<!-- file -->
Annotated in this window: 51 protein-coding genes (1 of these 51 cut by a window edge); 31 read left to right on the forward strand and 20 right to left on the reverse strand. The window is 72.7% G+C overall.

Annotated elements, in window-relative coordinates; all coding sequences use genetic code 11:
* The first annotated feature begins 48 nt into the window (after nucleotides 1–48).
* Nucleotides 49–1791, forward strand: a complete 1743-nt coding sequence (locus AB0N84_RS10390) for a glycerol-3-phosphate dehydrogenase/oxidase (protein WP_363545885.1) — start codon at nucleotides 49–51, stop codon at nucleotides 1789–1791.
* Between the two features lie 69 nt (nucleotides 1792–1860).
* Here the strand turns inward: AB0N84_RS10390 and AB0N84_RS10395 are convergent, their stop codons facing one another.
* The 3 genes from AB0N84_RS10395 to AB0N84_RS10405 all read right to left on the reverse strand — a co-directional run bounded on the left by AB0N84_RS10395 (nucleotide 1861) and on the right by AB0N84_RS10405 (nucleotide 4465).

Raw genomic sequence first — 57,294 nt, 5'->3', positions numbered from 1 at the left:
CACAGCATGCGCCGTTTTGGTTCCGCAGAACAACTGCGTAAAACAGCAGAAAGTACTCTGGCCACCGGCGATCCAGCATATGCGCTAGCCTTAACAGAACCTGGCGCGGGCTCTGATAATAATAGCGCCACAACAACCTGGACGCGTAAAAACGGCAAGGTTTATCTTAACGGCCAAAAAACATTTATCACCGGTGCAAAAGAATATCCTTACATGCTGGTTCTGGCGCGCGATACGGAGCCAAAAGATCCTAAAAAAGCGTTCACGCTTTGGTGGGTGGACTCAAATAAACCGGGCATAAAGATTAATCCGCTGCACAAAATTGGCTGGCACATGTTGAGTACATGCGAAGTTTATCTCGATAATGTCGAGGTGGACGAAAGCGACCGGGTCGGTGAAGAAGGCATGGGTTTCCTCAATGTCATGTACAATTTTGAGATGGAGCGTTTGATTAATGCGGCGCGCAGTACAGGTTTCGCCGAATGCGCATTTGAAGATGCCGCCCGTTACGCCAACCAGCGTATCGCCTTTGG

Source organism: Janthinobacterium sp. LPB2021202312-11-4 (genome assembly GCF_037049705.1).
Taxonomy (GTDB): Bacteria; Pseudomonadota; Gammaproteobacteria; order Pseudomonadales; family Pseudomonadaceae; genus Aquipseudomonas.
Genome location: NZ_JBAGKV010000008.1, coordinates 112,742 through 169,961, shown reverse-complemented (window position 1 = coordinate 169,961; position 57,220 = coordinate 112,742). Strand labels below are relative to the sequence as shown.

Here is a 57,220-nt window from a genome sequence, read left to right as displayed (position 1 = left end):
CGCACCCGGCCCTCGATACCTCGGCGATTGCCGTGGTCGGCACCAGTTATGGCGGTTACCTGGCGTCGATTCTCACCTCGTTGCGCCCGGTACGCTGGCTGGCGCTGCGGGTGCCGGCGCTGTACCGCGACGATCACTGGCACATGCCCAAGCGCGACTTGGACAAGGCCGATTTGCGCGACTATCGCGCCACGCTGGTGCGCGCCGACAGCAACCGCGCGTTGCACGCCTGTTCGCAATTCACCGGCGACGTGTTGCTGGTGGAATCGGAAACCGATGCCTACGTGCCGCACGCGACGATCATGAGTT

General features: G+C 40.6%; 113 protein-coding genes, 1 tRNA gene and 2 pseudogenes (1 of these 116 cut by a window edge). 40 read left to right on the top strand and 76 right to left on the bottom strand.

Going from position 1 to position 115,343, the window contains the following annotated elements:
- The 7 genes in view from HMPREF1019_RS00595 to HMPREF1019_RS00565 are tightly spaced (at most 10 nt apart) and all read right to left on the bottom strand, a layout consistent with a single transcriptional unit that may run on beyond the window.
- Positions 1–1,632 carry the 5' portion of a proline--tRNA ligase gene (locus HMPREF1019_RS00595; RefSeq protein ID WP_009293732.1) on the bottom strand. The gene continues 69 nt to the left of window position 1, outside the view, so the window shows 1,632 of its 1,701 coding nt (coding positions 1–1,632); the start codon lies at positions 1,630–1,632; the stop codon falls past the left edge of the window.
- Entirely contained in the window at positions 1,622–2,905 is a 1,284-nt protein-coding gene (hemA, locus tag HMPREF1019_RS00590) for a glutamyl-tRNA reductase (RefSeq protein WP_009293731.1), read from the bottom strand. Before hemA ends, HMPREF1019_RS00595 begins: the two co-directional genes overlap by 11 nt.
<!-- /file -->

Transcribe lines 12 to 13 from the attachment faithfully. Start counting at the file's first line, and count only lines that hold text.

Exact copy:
Genome location: NZ_JBAGKV010000008.1, coordinates 112,742 through 169,961, shown reverse-complemented (window position 1 = coordinate 169,961; position 57,220 = coordinate 112,742). Strand labels below are relative to the sequence as shown.

Here is a 57,220-nt window from a genome sequence, read left to right as displayed (position 1 = left end):